Shah Rukh Khan as Shah Rukh KhanSuperstars are made by the audience. For a film, they are a bankable element that will, regardless of the story or script, guarantee a great audience, in the first three days of the film’s release, at least. In India, audiences are segregated between ‘single screen’ and ‘multiplexes’.
Superstars are made by the audience. For a film, they are a bankable element that will, regardless of the story or script, guarantee a great audience, in the first three days of the film’s release, at least. In India, audiences are segregated between ‘single screen’ and ‘multiplexes’. Broadly speaking, loud action flicks with an invincible hero do well in single screen theatres, while films with a contemporary theme, content and culture are preferred in multiplexes.
In Bollywood, there are really only three major superstars—Salman Khan, Aamir Khan and Shah Rukh Khan. All three of them come with their own audience sect.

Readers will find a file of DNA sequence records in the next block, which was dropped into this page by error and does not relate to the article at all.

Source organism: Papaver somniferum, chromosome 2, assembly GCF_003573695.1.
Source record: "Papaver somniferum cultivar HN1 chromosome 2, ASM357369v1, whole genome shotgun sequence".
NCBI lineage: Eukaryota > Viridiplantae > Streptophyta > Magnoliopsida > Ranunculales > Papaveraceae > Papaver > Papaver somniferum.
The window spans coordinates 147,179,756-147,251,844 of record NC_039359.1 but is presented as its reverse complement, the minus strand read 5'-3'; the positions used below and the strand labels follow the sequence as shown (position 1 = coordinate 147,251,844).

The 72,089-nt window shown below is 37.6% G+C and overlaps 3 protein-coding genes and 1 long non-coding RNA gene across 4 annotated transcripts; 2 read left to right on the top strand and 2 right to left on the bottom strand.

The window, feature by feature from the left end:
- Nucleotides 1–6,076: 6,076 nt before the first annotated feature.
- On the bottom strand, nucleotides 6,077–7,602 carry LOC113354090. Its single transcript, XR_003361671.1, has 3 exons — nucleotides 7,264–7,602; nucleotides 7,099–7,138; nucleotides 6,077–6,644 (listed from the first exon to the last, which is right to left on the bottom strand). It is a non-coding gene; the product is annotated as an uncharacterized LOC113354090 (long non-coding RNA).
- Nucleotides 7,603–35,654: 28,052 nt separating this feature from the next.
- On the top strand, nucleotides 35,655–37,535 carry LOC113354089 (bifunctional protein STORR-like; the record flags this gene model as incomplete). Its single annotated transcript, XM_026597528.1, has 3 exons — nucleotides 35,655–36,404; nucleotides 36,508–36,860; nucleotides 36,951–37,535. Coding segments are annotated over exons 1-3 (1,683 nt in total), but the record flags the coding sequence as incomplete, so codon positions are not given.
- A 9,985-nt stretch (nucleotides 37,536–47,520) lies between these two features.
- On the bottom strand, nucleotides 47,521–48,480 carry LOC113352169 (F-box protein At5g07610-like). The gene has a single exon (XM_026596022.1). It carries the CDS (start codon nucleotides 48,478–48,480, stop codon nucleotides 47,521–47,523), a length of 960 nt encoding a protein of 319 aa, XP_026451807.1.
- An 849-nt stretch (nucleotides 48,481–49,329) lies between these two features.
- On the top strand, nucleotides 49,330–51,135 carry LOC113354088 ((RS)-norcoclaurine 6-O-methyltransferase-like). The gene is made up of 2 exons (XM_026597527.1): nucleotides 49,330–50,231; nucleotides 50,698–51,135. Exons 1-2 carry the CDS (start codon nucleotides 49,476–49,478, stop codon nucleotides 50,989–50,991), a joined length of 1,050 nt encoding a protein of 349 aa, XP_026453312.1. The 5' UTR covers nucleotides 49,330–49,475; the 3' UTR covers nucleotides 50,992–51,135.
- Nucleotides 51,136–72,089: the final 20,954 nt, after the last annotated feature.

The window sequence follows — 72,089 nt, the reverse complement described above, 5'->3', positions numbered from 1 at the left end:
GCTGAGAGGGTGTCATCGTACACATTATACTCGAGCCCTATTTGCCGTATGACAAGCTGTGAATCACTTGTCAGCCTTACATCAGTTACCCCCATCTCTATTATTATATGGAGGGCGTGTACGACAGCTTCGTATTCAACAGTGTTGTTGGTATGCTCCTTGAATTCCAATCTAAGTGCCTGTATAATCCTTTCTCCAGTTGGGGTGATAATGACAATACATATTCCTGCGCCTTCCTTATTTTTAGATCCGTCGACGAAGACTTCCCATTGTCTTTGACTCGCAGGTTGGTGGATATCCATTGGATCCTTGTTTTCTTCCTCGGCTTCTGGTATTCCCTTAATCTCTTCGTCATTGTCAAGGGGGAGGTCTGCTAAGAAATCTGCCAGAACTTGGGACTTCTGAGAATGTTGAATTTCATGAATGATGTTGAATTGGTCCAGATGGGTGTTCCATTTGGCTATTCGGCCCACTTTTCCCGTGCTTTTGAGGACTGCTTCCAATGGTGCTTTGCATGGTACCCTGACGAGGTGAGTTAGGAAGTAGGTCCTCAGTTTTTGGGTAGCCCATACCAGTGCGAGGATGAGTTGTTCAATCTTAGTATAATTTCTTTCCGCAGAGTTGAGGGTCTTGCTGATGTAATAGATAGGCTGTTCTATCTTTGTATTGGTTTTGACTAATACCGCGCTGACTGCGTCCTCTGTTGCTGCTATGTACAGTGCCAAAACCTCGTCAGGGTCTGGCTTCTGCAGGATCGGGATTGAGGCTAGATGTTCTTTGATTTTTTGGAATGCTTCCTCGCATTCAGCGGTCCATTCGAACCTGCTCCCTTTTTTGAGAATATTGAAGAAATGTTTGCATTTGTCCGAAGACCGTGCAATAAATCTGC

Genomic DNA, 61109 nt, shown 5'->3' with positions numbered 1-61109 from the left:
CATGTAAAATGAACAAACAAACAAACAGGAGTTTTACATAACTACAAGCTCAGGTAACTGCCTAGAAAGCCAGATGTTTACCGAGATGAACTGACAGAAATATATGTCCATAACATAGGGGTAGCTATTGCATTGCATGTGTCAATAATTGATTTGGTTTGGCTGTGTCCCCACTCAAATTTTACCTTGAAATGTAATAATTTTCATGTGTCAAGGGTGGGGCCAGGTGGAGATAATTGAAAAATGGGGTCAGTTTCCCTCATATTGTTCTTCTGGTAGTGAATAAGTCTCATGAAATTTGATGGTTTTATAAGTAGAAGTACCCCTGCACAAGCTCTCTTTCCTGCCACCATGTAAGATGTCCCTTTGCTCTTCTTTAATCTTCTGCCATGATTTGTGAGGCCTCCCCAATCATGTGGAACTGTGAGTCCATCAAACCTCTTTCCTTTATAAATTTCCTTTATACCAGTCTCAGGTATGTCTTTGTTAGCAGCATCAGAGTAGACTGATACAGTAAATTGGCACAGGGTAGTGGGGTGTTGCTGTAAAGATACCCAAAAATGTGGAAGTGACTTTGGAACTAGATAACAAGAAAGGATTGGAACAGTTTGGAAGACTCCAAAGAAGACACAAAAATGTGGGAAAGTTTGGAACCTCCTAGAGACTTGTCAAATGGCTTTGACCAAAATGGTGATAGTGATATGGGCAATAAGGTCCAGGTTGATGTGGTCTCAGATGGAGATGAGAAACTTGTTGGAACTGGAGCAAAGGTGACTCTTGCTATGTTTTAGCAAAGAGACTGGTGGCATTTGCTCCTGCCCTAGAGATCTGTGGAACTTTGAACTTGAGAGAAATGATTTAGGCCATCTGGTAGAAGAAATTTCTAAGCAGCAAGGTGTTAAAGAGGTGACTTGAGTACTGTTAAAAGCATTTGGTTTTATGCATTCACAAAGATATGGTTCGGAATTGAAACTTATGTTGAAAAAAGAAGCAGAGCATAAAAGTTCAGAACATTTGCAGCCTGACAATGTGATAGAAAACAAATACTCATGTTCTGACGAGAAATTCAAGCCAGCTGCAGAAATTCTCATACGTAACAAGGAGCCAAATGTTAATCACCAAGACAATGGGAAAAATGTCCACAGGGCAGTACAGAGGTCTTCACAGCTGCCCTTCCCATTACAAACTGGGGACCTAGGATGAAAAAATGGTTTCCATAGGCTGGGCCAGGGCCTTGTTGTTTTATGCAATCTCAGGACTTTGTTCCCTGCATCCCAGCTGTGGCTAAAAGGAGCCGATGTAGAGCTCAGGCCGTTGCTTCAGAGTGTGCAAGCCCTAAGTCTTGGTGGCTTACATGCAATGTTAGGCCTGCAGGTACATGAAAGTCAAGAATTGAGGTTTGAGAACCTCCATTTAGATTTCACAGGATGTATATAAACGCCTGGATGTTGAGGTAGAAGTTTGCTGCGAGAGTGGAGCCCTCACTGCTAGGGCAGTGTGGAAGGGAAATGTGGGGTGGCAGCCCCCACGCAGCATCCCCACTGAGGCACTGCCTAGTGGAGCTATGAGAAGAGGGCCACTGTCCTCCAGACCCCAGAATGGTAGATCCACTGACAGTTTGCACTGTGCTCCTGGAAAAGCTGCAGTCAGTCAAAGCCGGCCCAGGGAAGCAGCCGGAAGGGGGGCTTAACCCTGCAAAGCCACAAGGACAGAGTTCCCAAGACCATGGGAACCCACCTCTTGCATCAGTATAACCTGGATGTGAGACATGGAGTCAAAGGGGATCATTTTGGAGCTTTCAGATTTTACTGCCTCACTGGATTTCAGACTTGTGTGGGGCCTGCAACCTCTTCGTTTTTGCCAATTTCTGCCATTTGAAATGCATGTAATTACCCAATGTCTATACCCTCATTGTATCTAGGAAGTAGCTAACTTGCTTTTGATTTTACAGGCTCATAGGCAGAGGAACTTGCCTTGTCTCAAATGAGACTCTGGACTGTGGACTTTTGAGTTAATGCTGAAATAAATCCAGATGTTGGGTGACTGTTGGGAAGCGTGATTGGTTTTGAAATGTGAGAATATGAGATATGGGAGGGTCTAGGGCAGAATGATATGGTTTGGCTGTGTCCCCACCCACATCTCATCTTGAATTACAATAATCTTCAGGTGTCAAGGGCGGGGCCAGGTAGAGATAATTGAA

Salman Khan knows his acting limitations. He restricts himself to ‘bhai’ roles that have one footing in morality and another in muscle-pumping action. Salman knows that his films are for single-screen audiences, who hoot, whistle and clap for character introductions, dance moves, action scenes and punch-lines. Aamir Khan appeals more to multiplex audiences, ones who consider cinema to be more than just entertainment.
Shah Rukh has the best of both. He gained popularity in the 90s, when multiplexes didn’t exist. In the early 2000s, he did critically diverse roles in Swades, Devdas and Chak De India and managed to retain popularity in multiplexes. Shah Rukh is smart enough to choose diverse roles like Aamir, but present them with the familiarity of Salman.